Top Managers Found To Generate Big Fees
January 17, 2000
There is a good reason top mutual fund managers are making good money - they are generating big money for their employers, a new study suggests.
The top 20 portfolio managers, as measured by the amount of mutual fund assets they manage, generate a collective $2.9 billion in annual revenues for their firms, according to an analysis from Financial Research Corp. of Boston, the fund tracking and consulting firm. The top 20 managers account for 13 percent of the mutual fund industry's estimated annual fee revenue of approximately $21.8 billion, according to FRC.
Robert Stansky, manager of the Fidelity Magellan Fund, was the top revenue-generating fund manager based on FRC estimates. Stansky generates an estimated $361 million in annual revenues and that estimate is conservative, according to FRC.
The study shows the importance for fund companies of keeping top portfolio managers from departing, said Raymond Liberatore, the FRC senior analyst who wrote the report. The report, included in a monthly FRC newsletter, was made public Jan. 10.
The FRC analysis is based solely on fees raised from mutual fund assets, excluding money market funds, Liberatore said. Managers in some firms generate additional fees by managing private accounts, he said.
Fund companies usually do not make the salaries of their portfolio managers public. The median annual compensation for a domestic equities fund manager at a mutual fund firm last year was $365,000, according to a survey by the Association for Investment Management and Research of Charlottesville, Va. and Russell Reynolds Associates of New York. Annual compensation for the top 10 percent of domestic equity managers exceeds $1.4 million annually, according to the survey.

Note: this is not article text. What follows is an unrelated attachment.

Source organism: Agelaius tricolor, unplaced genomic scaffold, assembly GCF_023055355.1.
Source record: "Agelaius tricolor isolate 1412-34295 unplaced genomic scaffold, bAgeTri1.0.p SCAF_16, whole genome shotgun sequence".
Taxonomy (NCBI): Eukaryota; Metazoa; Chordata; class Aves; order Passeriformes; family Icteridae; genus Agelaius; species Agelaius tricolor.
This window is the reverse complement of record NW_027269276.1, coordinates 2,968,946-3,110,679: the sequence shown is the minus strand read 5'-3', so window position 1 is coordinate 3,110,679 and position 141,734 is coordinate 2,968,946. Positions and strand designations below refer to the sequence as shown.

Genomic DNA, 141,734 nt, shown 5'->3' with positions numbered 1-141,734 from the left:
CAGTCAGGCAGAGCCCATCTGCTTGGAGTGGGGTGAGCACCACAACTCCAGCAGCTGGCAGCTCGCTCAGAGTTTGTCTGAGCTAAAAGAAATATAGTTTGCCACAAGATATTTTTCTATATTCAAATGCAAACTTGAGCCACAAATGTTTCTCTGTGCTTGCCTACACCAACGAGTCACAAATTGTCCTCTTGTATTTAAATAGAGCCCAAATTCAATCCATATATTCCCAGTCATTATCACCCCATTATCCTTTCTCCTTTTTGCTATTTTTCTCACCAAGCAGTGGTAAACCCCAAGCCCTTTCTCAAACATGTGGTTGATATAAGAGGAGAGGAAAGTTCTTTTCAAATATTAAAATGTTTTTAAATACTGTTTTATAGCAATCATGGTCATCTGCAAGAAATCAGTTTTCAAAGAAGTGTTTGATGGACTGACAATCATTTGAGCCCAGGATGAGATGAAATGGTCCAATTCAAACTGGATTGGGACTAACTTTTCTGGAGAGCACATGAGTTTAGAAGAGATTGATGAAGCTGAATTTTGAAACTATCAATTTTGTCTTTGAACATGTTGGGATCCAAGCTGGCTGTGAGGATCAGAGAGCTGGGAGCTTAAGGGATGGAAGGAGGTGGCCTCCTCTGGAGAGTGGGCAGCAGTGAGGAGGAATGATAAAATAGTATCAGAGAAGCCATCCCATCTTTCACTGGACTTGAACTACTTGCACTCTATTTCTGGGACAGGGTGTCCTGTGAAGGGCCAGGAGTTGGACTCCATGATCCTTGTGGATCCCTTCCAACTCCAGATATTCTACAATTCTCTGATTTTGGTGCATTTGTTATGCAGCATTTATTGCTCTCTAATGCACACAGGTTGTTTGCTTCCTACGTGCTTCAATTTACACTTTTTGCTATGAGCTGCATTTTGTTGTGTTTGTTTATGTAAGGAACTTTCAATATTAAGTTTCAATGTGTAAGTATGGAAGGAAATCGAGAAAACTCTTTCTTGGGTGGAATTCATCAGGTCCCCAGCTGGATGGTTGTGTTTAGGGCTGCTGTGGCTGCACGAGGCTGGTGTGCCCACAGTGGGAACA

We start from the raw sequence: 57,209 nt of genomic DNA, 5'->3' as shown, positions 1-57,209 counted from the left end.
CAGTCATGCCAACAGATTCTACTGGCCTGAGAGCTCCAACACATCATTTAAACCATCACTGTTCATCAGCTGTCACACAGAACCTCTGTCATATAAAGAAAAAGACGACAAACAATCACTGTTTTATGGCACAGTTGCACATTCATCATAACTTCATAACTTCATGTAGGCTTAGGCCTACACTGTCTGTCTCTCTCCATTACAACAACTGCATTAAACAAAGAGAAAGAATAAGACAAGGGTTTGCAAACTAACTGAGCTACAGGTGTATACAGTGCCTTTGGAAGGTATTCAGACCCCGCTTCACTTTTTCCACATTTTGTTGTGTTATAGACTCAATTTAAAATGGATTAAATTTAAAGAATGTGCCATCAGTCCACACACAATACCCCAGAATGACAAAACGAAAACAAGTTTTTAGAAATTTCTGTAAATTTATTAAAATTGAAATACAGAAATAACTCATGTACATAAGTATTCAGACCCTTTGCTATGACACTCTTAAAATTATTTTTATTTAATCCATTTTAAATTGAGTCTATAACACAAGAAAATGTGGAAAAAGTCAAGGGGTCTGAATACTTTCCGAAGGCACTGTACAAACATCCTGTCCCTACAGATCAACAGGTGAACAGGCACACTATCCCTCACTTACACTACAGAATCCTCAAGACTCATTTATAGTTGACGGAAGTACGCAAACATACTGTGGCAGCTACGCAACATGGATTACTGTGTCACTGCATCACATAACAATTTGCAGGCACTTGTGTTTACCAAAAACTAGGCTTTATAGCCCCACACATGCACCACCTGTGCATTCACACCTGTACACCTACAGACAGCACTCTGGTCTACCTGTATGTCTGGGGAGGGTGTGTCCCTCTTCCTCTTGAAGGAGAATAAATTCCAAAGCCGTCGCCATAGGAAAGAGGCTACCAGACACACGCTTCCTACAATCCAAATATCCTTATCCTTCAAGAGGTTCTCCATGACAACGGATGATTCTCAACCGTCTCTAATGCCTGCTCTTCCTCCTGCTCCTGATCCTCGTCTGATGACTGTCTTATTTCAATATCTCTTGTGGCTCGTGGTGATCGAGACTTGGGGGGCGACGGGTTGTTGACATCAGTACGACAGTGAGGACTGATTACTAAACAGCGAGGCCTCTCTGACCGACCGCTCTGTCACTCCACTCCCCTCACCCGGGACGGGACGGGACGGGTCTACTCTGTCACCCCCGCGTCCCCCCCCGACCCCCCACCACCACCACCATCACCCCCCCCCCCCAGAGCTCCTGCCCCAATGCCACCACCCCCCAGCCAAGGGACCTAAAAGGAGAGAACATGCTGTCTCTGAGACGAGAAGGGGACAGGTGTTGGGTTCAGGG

The FRC report also highlighted how fee income varies among asset classes and investment strategies. For example, William Gross, the renowned fixed-income fund manager for PIMCO Funds of Newport Beach, Calif., oversees the fifth largest amount of mutual fund assets of any manager, roughly $35 billion, according to FRC. Nevertheless, low margin fixed-income fund fees meant that Gross generated only $91 million in fee revenues for his firm, according to FRC. That made Gross eighteenth in fund revenues generated among the top 20 managers, FRC reported.
Similarly, the 18 low-fee index funds that George Sauter oversees for the Vanguard Group of Malvern, Pa., generated only the third highest level of fees among managers, according to FRC. That is despite the fact that Sauter managed the highest level of assets. Sauter's funds generated $191 million in fee revenue on $154 billion in assets, according to FRC.
The FRC report did not attempt to estimate the margins or profitability of firms. Such an analysis would require proprietary information about such factors as a firm's overhead costs and distribution expenses, Liberatore said. Using average calculations would produce meaningless estimates, he said.
FRC, however, did estimate gross revenues among the top 20 revenue-generating firms. Fidelity, the largest mutual fund company, generated approximately $2.6 billion in revenues on roughly $524 billion in mutual fund assets, FRC estimated. Fidelity's mutual fund assets represent 11.7 percent of the market, according to FRC. Vanguard, the second largest fund group, with $401 billion in assets, was fifth in fee generation at $818 million, FRC reported. (See accompanying charts, this page and on page 8.)